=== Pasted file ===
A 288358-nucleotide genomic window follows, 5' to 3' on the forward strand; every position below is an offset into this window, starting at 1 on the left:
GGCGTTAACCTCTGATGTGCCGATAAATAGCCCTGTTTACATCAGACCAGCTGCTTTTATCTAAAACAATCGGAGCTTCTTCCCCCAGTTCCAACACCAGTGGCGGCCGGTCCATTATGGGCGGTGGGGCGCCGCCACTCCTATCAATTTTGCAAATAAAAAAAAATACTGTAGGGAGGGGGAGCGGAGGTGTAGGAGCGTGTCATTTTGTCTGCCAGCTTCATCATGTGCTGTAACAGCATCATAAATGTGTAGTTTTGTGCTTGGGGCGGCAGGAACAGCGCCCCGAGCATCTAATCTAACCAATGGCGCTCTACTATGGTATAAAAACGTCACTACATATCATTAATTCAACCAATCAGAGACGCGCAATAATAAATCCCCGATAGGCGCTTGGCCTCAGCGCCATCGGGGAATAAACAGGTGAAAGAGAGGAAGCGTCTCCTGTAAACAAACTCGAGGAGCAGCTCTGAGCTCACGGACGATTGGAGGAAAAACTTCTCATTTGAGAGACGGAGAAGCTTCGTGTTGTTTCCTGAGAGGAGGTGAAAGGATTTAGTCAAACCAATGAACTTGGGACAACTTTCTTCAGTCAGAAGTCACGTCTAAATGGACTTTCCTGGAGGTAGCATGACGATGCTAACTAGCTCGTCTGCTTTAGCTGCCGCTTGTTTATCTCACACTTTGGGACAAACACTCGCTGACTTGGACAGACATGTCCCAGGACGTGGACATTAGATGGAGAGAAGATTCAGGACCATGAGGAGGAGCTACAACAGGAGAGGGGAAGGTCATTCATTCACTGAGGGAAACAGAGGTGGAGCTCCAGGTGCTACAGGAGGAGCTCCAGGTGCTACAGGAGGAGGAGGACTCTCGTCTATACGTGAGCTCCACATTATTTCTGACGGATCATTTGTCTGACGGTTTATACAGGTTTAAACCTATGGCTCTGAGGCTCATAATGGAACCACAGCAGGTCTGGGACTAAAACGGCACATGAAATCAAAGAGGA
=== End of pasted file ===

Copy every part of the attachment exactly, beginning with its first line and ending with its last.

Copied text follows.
A 288358-nucleotide genomic window follows, 5' to 3' on the forward strand; every position below is an offset into this window, starting at 1 on the left:
GGCGTTAACCTCTGATGTGCCGATAAATAGCCCTGTTTACATCAGACCAGCTGCTTTTATCTAAAACAATCGGAGCTTCTTCCCCCAGTTCCAACACCAGTGGCGGCCGGTCCATTATGGGCGGTGGGGCGCCGCCACTCCTATCAATTTTGCAAATAAAAAAAAATACTGTAGGGAGGGGGAGCGGAGGTGTAGGAGCGTGTCATTTTGTCTGCCAGCTTCATCATGTGCTGTAACAGCATCATAAATGTGTAGTTTTGTGCTTGGGGCGGCAGGAACAGCGCCCCGAGCATCTAATCTAACCAATGGCGCTCTACTATGGTATAAAAACGTCACTACATATCATTAATTCAACCAATCAGAGACGCGCAATAATAAATCCCCGATAGGCGCTTGGCCTCAGCGCCATCGGGGAATAAACAGGTGAAAGAGAGGAAGCGTCTCCTGTAAACAAACTCGAGGAGCAGCTCTGAGCTCACGGACGATTGGAGGAAAAACTTCTCATTTGAGAGACGGAGAAGCTTCGTGTTGTTTCCTGAGAGGAGGTGAAAGGATTTAGTCAAACCAATGAACTTGGGACAACTTTCTTCAGTCAGAAGTCACGTCTAAATGGACTTTCCTGGAGGTAGCATGACGATGCTAACTAGCTCGTCTGCTTTAGCTGCCGCTTGTTTATCTCACACTTTGGGACAAACACTCGCTGACTTGGACAGACATGTCCCAGGACGTGGACATTAGATGGAGAGAAGATTCAGGACCATGAGGAGGAGCTACAACAGGAGAGGGGAAGGTCATTCATTCACTGAGGGAAACAGAGGTGGAGCTCCAGGTGCTACAGGAGGAGCTCCAGGTGCTACAGGAGGAGGAGGACTCTCGTCTATACGTGAGCTCCACATTATTTCTGACGGATCATTTGTCTGACGGTTTATACAGGTTTAAACCTATGGCTCTGAGGCTCATAATGGAACCACAGCAGGTCTGGGACTAAAACGGCACATGAAATCAAAGAGGA